NC Budget Agreement Shifts More Medicaid Costs Onto Hospitals
The North Carolina Hospital Association says the budget deal state lawmakers have reached could lead to hospitals cutting services and jobs. The budget agreement cuts $45 million for hospitals on top of cuts already scheduled for this year.
The deal that Republican House and Senate leaders have reached reduces the money that hospitals get in two ways: it cuts the rate at which hospitals are reimbursed for Medicaid patients, and it raises a tax on hospitals when they provide that care.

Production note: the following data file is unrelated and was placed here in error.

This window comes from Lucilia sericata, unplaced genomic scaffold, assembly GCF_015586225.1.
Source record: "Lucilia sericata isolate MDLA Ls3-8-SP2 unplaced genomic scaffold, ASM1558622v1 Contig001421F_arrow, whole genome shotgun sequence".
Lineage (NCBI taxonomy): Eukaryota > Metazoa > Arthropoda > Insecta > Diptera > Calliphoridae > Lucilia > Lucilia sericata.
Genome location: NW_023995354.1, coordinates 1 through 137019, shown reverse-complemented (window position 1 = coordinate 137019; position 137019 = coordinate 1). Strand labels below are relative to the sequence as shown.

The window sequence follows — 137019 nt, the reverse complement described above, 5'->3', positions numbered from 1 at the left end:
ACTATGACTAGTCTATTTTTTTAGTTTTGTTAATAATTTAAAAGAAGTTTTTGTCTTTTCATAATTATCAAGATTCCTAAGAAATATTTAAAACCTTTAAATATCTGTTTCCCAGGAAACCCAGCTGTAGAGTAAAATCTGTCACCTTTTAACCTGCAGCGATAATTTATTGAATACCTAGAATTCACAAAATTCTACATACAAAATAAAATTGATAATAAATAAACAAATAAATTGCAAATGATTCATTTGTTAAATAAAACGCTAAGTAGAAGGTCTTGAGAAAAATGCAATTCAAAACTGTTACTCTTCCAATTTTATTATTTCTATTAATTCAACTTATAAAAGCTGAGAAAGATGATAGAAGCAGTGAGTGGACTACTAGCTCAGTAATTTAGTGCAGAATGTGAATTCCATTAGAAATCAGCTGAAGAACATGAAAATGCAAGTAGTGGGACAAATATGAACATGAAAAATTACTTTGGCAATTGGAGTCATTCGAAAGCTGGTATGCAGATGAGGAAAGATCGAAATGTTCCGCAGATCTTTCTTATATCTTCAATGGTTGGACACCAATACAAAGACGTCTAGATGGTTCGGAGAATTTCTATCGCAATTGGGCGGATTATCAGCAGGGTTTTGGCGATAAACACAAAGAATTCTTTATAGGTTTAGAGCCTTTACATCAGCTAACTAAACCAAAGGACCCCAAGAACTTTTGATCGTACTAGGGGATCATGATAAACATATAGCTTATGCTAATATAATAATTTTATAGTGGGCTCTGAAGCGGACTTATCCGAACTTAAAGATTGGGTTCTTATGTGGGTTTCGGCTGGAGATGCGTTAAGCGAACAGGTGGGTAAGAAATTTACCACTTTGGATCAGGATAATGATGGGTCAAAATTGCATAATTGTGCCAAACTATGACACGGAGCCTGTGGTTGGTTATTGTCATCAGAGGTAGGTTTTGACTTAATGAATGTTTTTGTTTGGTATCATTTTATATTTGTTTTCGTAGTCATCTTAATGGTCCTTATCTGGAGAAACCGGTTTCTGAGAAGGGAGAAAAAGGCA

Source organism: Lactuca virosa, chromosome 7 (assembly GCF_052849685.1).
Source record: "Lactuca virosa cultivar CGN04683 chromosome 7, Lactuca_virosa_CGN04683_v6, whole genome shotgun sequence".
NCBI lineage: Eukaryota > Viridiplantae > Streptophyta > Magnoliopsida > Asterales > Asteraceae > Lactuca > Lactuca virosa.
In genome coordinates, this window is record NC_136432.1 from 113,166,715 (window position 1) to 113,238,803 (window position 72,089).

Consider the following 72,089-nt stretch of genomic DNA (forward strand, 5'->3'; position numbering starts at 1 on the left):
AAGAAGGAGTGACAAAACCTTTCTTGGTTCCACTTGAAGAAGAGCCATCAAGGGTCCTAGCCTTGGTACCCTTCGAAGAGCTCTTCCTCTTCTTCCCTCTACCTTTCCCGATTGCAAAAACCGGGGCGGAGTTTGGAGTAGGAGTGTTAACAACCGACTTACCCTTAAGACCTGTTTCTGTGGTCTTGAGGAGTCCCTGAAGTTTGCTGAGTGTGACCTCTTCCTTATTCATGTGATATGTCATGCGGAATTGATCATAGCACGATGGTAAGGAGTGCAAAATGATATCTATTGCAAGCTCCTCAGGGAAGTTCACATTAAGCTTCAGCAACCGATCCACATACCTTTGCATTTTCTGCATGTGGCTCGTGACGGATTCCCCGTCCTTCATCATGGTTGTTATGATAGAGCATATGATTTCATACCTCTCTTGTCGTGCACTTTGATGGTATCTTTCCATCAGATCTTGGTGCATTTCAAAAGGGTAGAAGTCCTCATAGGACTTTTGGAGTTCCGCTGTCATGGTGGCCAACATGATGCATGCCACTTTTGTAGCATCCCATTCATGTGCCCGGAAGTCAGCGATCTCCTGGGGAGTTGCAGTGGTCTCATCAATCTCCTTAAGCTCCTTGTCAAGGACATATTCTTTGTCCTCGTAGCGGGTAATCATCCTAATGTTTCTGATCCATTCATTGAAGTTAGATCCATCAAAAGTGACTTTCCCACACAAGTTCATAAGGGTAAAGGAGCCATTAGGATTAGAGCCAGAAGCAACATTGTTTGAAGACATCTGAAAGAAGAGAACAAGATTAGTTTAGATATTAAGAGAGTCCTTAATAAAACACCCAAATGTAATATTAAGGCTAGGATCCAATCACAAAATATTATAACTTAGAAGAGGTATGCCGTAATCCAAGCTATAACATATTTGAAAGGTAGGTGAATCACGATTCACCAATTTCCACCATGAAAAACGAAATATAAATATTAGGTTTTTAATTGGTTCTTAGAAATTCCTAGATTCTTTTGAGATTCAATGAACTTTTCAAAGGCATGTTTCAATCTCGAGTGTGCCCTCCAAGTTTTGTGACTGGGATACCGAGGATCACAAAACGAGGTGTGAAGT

Julie Henry is a vice president for the N.C. Hospital Association.
"Essentially if you're taxing hospitals for taking care of Medicaid patients, does that mean you're penalizing hospitals for taking care of Medicaid patients?" Henry said. "Because they're not getting reimbursed what it costs to provide that care."
And Henry said that's the bottom line – the state is shifting more of the cost of Medicaid onto hospitals.
That's nothing new. The budget lawmakers agreed on last year already included a $93 million cut for hospitals this year. The new deal tweaking that budget cuts an additional $45 million.
It's part of how House and Senate leaders found money for other priorities, including an average 7 percent raise for teachers.